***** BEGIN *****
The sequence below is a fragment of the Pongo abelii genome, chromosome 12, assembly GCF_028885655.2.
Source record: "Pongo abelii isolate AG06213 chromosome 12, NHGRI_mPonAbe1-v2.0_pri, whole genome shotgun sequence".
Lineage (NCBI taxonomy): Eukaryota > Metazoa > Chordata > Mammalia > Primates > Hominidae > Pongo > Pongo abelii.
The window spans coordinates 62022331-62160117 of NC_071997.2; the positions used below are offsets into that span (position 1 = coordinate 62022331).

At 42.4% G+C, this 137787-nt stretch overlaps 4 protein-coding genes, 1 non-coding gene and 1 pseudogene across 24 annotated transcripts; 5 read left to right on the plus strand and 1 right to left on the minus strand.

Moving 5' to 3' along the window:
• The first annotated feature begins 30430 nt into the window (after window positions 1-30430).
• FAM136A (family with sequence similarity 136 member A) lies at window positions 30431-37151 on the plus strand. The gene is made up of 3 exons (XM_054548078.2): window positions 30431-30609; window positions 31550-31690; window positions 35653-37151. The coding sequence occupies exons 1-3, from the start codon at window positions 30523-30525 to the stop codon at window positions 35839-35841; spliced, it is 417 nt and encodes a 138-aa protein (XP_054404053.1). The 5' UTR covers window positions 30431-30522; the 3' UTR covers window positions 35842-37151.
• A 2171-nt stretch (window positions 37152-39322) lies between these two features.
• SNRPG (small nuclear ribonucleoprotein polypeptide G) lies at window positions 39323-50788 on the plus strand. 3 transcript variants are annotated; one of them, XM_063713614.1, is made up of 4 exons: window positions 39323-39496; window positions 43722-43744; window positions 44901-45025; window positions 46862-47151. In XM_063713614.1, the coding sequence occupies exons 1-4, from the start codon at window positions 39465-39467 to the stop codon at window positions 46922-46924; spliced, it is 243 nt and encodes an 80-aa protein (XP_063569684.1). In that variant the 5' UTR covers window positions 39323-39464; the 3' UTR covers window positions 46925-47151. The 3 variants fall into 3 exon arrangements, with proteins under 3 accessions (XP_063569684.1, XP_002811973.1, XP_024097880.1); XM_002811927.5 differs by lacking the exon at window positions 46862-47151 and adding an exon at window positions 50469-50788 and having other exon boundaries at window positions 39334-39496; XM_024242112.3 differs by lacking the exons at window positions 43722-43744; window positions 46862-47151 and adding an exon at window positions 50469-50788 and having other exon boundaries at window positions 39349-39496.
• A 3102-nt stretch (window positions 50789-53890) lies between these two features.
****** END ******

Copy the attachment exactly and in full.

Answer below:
The sequence below is a fragment of the Pongo abelii genome, chromosome 12, assembly GCF_028885655.2.
Source record: "Pongo abelii isolate AG06213 chromosome 12, NHGRI_mPonAbe1-v2.0_pri, whole genome shotgun sequence".
Lineage (NCBI taxonomy): Eukaryota > Metazoa > Chordata > Mammalia > Primates > Hominidae > Pongo > Pongo abelii.
The window spans coordinates 62022331-62160117 of NC_071997.2; the positions used below are offsets into that span (position 1 = coordinate 62022331).

At 42.4% G+C, this 137787-nt stretch overlaps 4 protein-coding genes, 1 non-coding gene and 1 pseudogene across 24 annotated transcripts; 5 read left to right on the plus strand and 1 right to left on the minus strand.

Moving 5' to 3' along the window:
• The first annotated feature begins 30430 nt into the window (after window positions 1-30430).
• FAM136A (family with sequence similarity 136 member A) lies at window positions 30431-37151 on the plus strand. The gene is made up of 3 exons (XM_054548078.2): window positions 30431-30609; window positions 31550-31690; window positions 35653-37151. The coding sequence occupies exons 1-3, from the start codon at window positions 30523-30525 to the stop codon at window positions 35839-35841; spliced, it is 417 nt and encodes a 138-aa protein (XP_054404053.1). The 5' UTR covers window positions 30431-30522; the 3' UTR covers window positions 35842-37151.
• A 2171-nt stretch (window positions 37152-39322) lies between these two features.
• SNRPG (small nuclear ribonucleoprotein polypeptide G) lies at window positions 39323-50788 on the plus strand. 3 transcript variants are annotated; one of them, XM_063713614.1, is made up of 4 exons: window positions 39323-39496; window positions 43722-43744; window positions 44901-45025; window positions 46862-47151. In XM_063713614.1, the coding sequence occupies exons 1-4, from the start codon at window positions 39465-39467 to the stop codon at window positions 46922-46924; spliced, it is 243 nt and encodes an 80-aa protein (XP_063569684.1). In that variant the 5' UTR covers window positions 39323-39464; the 3' UTR covers window positions 46925-47151. The 3 variants fall into 3 exon arrangements, with proteins under 3 accessions (XP_063569684.1, XP_002811973.1, XP_024097880.1); XM_002811927.5 differs by lacking the exon at window positions 46862-47151 and adding an exon at window positions 50469-50788 and having other exon boundaries at window positions 39334-39496; XM_024242112.3 differs by lacking the exons at window positions 43722-43744; window positions 46862-47151 and adding an exon at window positions 50469-50788 and having other exon boundaries at window positions 39349-39496.
• A 3102-nt stretch (window positions 50789-53890) lies between these two features.